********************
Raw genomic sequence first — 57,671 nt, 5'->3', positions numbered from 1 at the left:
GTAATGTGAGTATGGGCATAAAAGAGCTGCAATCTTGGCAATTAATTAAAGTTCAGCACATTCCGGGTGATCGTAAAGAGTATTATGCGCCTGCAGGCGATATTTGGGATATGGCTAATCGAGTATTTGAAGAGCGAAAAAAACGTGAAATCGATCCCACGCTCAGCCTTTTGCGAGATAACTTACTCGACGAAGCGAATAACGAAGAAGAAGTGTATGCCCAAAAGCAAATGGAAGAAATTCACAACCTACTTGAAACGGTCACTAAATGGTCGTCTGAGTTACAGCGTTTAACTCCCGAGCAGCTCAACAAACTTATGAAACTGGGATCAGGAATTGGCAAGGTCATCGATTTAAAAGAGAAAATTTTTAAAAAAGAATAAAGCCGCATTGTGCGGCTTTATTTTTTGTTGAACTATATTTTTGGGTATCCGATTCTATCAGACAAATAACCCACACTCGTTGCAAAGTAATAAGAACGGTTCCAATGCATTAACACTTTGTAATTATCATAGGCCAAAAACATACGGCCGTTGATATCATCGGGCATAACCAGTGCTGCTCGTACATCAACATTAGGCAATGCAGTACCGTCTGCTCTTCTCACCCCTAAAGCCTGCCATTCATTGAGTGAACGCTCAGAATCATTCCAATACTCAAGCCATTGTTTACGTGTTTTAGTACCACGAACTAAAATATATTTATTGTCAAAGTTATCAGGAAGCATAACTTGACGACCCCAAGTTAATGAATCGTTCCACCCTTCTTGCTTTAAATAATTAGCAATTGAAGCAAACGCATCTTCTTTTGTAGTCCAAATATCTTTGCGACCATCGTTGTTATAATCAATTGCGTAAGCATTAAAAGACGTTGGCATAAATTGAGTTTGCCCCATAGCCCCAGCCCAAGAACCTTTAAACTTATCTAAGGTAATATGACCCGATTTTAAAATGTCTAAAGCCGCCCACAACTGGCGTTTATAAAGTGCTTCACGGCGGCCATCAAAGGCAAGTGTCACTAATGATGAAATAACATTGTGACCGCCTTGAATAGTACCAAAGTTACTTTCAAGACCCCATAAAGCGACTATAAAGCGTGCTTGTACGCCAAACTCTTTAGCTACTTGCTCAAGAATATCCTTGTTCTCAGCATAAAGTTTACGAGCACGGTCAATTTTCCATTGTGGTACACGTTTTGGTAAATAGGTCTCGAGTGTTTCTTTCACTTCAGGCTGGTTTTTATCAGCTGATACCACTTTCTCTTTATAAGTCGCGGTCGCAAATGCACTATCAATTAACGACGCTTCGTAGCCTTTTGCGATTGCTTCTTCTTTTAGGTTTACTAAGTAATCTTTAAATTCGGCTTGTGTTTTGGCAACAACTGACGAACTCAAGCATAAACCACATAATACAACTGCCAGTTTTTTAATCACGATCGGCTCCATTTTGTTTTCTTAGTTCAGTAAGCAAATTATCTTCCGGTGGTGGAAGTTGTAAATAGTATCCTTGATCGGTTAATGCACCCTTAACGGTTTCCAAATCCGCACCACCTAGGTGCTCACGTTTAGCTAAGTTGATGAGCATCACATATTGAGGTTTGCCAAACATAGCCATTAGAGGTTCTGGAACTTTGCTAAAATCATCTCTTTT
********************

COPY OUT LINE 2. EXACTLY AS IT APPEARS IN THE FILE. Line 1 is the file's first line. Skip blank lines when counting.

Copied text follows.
GTAATGTGAGTATGGGCATAAAAGAGCTGCAATCTTGGCAATTAATTAAAGTTCAGCACATTCCGGGTGATCGTAAAGAGTATTATGCGCCTGCAGGCGATATTTGGGATATGGCTAATCGAGTATTTGAAGAGCGAAAAAAACGTGAAATCGATCCCACGCTCAGCCTTTTGCGAGATAACTTACTCGACGAAGCGAATAACGAAGAAGAAGTGTATGCCCAAAAGCAAATGGAAGAAATTCACAACCTACTTGAAACGGTCACTAAATGGTCGTCTGAGTTACAGCGTTTAACTCCCGAGCAGCTCAACAAACTTATGAAACTGGGATCAGGAATTGGCAAGGTCATCGATTTAAAAGAGAAAATTTTTAAAAAAGAATAAAGCCGCATTGTGCGGCTTTATTTTTTGTTGAACTATATTTTTGGGTATCCGATTCTATCAGACAAATAACCCACACTCGTTGCAAAGTAATAAGAACGGTTCCAATGCATTAACACTTTGTAATTATCATAGGCCAAAAACATACGGCCGTTGATATCATCGGGCATAACCAGTGCTGCTCGTACATCAACATTAGGCAATGCAGTACCGTCTGCTCTTCTCACCCCTAAAGCCTGCCATTCATTGAGTGAACGCTCAGAATCATTCCAATACTCAAGCCATTGTTTACGTGTTTTAGTACCACGAACTAAAATATATTTATTGTCAAAGTTATCAGGAAGCATAACTTGACGACCCCAAGTTAATGAATCGTTCCACCCTTCTTGCTTTAAATAATTAGCAATTGAAGCAAACGCATCTTCTTTTGTAGTCCAAATATCTTTGCGACCATCGTTGTTATAATCAATTGCGTAAGCATTAAAAGACGTTGGCATAAATTGAGTTTGCCCCATAGCCCCAGCCCAAGAACCTTTAAACTTATCTAAGGTAATATGACCCGATTTTAAAATGTCTAAAGCCGCCCACAACTGGCGTTTATAAAGTGCTTCACGGCGGCCATCAAAGGCAAGTGTCACTAATGATGAAATAACATTGTGACCGCCTTGAATAGTACCAAAGTTACTTTCAAGACCCCATAAAGCGACTATAAAGCGTGCTTGTACGCCAAACTCTTTAGCTACTTGCTCAAGAATATCCTTGTTCTCAGCATAAAGTTTACGAGCACGGTCAATTTTCCATTGTGGTACACGTTTTGGTAAATAGGTCTCGAGTGTTTCTTTCACTTCAGGCTGGTTTTTATCAGCTGATACCACTTTCTCTTTATAAGTCGCGGTCGCAAATGCACTATCAATTAACGACGCTTCGTAGCCTTTTGCGATTGCTTCTTCTTTTAGGTTTACTAAGTAATCTTTAAATTCGGCTTGTGTTTTGGCAACAACTGACGAACTCAAGCATAAACCACATAATACAACTGCCAGTTTTTTAATCACGATCGGCTCCATTTTGTTTTCTTAGTTCAGTAAGCAAATTATCTTCCGGTGGTGGAAGTTGTAAATAGTATCCTTGATCGGTTAATGCACCCTTAACGGTTTCCAAATCCGCACCACCTAGGTGCTCACGTTTAGCTAAGTTGATGAGCATCACATATTGAGGTTTGCCAAACATAGCCATTAGAGGTTCTGGAACTTTGCTAAAATCATCTCTTTT